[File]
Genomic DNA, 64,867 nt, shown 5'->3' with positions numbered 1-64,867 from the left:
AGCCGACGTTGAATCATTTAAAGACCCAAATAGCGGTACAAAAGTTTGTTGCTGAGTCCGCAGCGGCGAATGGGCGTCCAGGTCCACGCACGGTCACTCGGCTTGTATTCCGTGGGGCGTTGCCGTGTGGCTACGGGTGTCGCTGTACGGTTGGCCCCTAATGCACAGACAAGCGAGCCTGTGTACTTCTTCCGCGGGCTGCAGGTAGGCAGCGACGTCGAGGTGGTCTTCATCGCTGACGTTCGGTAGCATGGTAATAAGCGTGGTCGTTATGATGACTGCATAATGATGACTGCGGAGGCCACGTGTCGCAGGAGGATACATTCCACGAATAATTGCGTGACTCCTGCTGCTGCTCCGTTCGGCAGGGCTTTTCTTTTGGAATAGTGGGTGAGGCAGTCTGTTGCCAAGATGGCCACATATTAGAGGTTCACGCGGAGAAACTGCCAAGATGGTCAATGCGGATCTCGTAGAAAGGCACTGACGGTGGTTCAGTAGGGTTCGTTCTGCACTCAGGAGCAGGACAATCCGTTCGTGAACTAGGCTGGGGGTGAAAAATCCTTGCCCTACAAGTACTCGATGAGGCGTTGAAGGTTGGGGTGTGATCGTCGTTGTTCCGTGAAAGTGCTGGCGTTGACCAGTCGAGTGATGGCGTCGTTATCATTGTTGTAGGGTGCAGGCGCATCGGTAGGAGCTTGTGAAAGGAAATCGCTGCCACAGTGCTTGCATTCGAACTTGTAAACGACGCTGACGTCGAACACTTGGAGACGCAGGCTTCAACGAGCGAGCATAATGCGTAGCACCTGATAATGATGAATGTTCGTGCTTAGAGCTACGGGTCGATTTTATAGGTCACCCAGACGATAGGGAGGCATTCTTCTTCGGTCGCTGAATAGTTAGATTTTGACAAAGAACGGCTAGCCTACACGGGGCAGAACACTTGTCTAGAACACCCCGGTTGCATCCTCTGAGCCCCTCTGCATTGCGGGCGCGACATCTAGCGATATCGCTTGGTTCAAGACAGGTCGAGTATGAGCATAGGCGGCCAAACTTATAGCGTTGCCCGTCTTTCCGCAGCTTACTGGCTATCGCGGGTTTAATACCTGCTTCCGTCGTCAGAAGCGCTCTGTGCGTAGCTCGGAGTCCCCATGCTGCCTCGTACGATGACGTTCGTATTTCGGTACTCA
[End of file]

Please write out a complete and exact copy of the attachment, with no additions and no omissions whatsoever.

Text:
Genomic DNA, 64,867 nt, shown 5'->3' with positions numbered 1-64,867 from the left:
AGCCGACGTTGAATCATTTAAAGACCCAAATAGCGGTACAAAAGTTTGTTGCTGAGTCCGCAGCGGCGAATGGGCGTCCAGGTCCACGCACGGTCACTCGGCTTGTATTCCGTGGGGCGTTGCCGTGTGGCTACGGGTGTCGCTGTACGGTTGGCCCCTAATGCACAGACAAGCGAGCCTGTGTACTTCTTCCGCGGGCTGCAGGTAGGCAGCGACGTCGAGGTGGTCTTCATCGCTGACGTTCGGTAGCATGGTAATAAGCGTGGTCGTTATGATGACTGCATAATGATGACTGCGGAGGCCACGTGTCGCAGGAGGATACATTCCACGAATAATTGCGTGACTCCTGCTGCTGCTCCGTTCGGCAGGGCTTTTCTTTTGGAATAGTGGGTGAGGCAGTCTGTTGCCAAGATGGCCACATATTAGAGGTTCACGCGGAGAAACTGCCAAGATGGTCAATGCGGATCTCGTAGAAAGGCACTGACGGTGGTTCAGTAGGGTTCGTTCTGCACTCAGGAGCAGGACAATCCGTTCGTGAACTAGGCTGGGGGTGAAAAATCCTTGCCCTACAAGTACTCGATGAGGCGTTGAAGGTTGGGGTGTGATCGTCGTTGTTCCGTGAAAGTGCTGGCGTTGACCAGTCGAGTGATGGCGTCGTTATCATTGTTGTAGGGTGCAGGCGCATCGGTAGGAGCTTGTGAAAGGAAATCGCTGCCACAGTGCTTGCATTCGAACTTGTAAACGACGCTGACGTCGAACACTTGGAGACGCAGGCTTCAACGAGCGAGCATAATGCGTAGCACCTGATAATGATGAATGTTCGTGCTTAGAGCTACGGGTCGATTTTATAGGTCACCCAGACGATAGGGAGGCATTCTTCTTCGGTCGCTGAATAGTTAGATTTTGACAAAGAACGGCTAGCCTACACGGGGCAGAACACTTGTCTAGAACACCCCGGTTGCATCCTCTGAGCCCCTCTGCATTGCGGGCGCGACATCTAGCGATATCGCTTGGTTCAAGACAGGTCGAGTATGAGCATAGGCGGCCAAACTTATAGCGTTGCCCGTCTTTCCGCAGCTTACTGGCTATCGCGGGTTTAATACCTGCTTCCGTCGTCAGAAGCGCTCTGTGCGTAGCTCGGAGTCCCCATGCTGCCTCGTACGATGACGTTCGTATTTCGGTACTCA